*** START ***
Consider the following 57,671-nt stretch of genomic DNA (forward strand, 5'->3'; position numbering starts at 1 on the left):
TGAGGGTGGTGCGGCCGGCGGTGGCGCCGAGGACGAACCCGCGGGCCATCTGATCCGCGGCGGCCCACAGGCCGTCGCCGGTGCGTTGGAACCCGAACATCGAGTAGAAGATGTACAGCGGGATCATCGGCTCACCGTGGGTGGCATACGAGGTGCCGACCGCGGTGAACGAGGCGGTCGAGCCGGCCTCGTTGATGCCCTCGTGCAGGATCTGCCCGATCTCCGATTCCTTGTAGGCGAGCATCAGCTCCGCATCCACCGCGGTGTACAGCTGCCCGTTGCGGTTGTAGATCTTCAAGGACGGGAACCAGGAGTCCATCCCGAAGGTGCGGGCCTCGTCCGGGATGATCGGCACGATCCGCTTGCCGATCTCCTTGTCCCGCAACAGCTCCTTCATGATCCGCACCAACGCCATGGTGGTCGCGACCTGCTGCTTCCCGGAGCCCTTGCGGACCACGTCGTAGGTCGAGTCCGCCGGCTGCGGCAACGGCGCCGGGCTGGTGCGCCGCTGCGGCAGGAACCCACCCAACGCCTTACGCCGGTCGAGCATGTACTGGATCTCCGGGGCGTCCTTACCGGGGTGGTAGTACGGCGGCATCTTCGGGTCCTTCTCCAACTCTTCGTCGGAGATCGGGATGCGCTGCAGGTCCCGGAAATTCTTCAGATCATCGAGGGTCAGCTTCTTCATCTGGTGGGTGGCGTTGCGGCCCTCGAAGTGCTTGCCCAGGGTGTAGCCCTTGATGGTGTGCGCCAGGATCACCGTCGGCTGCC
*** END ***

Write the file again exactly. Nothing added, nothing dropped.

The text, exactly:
Consider the following 57,671-nt stretch of genomic DNA (forward strand, 5'->3'; position numbering starts at 1 on the left):
TGAGGGTGGTGCGGCCGGCGGTGGCGCCGAGGACGAACCCGCGGGCCATCTGATCCGCGGCGGCCCACAGGCCGTCGCCGGTGCGTTGGAACCCGAACATCGAGTAGAAGATGTACAGCGGGATCATCGGCTCACCGTGGGTGGCATACGAGGTGCCGACCGCGGTGAACGAGGCGGTCGAGCCGGCCTCGTTGATGCCCTCGTGCAGGATCTGCCCGATCTCCGATTCCTTGTAGGCGAGCATCAGCTCCGCATCCACCGCGGTGTACAGCTGCCCGTTGCGGTTGTAGATCTTCAAGGACGGGAACCAGGAGTCCATCCCGAAGGTGCGGGCCTCGTCCGGGATGATCGGCACGATCCGCTTGCCGATCTCCTTGTCCCGCAACAGCTCCTTCATGATCCGCACCAACGCCATGGTGGTCGCGACCTGCTGCTTCCCGGAGCCCTTGCGGACCACGTCGTAGGTCGAGTCCGCCGGCTGCGGCAACGGCGCCGGGCTGGTGCGCCGCTGCGGCAGGAACCCACCCAACGCCTTACGCCGGTCGAGCATGTACTGGATCTCCGGGGCGTCCTTACCGGGGTGGTAGTACGGCGGCATCTTCGGGTCCTTCTCCAACTCTTCGTCGGAGATCGGGATGCGCTGCAGGTCCCGGAAATTCTTCAGATCATCGAGGGTCAGCTTCTTCATCTGGTGGGTGGCGTTGCGGCCCTCGAAGTGCTTGCCCAGGGTGTAGCCCTTGATGGTGTGCGCCAGGATCACCGTCGGCTGCC